Hospital’s top priorities
Mater Dei Hospital is the only acute treatment centre for the ever-growing Maltese population. Few can deny it is stretched to the limit and whenever an emergency erupts the standard of the treatment offered is put at risk.
The Malta Union of Midwives and Nurses says its members are reporting that preparations seem to be under way to cater for the possible evacuation of injured Libyan citizens caught in the civil war that is escalating at a fast rate in their country. This had happened in the past when the North African country faced similar political unrest and violence.
The Prime Minister and the Minister of Health deny any such preparations are being made.
The fact that a trade union representing nursing staff and the health authorities disagree on what is truly happening and, by implication, what the hospital can or cannot do if Libyan patients were to be flown here for treatment shows how far employer and employee relations have soured in the health system.
The MUMN gave its reasons for opposing any move that would mean Mater Dei having to deal with even more patients.
Hospitals are meant to have no more than 85 per cent of beds occupied to minimise the risk of infections and delays in treatment. This occupancy mark is an internationally recognised level that hospitals are advised to stick to so they can manage the risk of infections and ensure they have spare capacity to deal with major on-the-day emergencies.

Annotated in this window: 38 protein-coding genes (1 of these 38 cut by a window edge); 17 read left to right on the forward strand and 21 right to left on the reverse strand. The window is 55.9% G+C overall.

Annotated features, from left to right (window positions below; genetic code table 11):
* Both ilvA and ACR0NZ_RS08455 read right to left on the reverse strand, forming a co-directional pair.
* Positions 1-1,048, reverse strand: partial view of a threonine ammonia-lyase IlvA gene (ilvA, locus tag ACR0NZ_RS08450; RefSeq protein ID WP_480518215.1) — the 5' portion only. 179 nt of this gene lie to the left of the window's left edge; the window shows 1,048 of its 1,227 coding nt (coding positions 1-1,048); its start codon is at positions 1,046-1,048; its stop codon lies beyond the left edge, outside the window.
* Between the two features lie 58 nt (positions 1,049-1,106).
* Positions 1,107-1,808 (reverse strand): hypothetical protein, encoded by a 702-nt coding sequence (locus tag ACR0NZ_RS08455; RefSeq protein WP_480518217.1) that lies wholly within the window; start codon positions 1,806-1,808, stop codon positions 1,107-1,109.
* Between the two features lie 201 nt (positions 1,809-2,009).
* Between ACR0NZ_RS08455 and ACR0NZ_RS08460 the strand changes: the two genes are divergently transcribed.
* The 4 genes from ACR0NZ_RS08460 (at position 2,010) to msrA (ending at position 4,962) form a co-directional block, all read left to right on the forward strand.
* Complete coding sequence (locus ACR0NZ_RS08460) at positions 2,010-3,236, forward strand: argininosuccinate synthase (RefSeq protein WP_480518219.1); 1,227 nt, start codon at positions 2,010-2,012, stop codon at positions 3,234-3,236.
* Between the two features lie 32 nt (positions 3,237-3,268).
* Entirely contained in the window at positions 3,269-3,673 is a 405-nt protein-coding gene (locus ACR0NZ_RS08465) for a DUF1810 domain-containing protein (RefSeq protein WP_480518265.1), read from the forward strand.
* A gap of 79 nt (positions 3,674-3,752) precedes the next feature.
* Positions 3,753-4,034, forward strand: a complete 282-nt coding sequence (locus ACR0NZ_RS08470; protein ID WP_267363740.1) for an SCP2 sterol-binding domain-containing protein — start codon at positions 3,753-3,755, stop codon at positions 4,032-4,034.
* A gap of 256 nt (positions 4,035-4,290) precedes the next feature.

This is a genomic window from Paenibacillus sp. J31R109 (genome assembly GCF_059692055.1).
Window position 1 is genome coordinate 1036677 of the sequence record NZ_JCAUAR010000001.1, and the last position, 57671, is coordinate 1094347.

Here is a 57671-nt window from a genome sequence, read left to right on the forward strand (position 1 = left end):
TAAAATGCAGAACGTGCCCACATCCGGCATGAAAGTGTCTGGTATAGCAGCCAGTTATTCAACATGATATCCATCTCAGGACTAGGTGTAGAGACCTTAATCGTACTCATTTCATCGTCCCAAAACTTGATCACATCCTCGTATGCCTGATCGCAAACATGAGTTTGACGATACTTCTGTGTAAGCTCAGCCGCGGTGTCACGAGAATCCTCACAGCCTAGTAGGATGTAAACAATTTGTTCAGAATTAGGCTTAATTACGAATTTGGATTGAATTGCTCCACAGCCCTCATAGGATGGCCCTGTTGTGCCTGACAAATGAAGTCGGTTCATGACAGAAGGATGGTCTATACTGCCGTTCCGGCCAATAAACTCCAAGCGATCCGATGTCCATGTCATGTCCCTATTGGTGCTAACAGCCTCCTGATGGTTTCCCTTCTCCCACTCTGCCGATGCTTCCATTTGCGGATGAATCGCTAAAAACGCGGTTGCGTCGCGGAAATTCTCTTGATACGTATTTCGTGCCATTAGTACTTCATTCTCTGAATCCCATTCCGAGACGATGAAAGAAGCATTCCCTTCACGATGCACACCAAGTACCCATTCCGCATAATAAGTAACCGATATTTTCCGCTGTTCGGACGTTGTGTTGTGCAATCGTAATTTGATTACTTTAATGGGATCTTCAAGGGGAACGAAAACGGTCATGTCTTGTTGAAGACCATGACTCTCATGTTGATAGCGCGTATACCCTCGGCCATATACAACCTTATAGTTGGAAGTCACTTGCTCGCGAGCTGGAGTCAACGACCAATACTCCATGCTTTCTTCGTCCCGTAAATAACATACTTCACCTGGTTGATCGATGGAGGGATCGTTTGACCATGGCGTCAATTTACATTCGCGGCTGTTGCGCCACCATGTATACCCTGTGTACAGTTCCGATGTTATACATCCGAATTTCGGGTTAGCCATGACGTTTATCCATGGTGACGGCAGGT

With the outbreak of flu this winter, Mater Dei was stretched to the limits, with patients occasionally having to wait to be allocated a bed in a ward. Admitting more patients in significant numbers in our acute hospital for injury treatment and, possibly, with infections contracted in a foreign country may be the straw that will break the camel’s back.
Prime Minister Joseph Muscat said Malta is one of the few countries with the credibility to speak to all sides in the Libyan conflict. This statement could be a valid political argument. However, it will make very little difference, if at all, should emergency medical services be offered to injured Libyan citizens when the healthcare resources are already stretched, as the MUMN insists they are. In such an eventuality, bigger countries that have much more extensive medical facilities could be approached and convinced to assist. The credibility mentioned by Dr Muscat could come in handy in this regard.
The Prime Minister described the union’s concern as “speculation” because no request has so far been made for medical assistance by the Libyan authorities. Still, he did not say what the medical authorities would do if such a request were to be made and, given the unfolding situation in Libya, this can happen any moment.
One can understand the authorities may not be willing to share publicly certain ‘intelligence’ in their possession but, surely, they can take the MUMN, whose members will be the first to be affected by any decisions to treat Libyan patients, in their confidence to be able to plan better.
The possible treatment of Libyan patients is not just a political issue. It is also about hospital managers’ priorities in serving the community while dealing with an added ‘humanitarian’ burden
The well-being and safety of hospital staff and patients must always be top priority.
This is a Times of Malta print editorial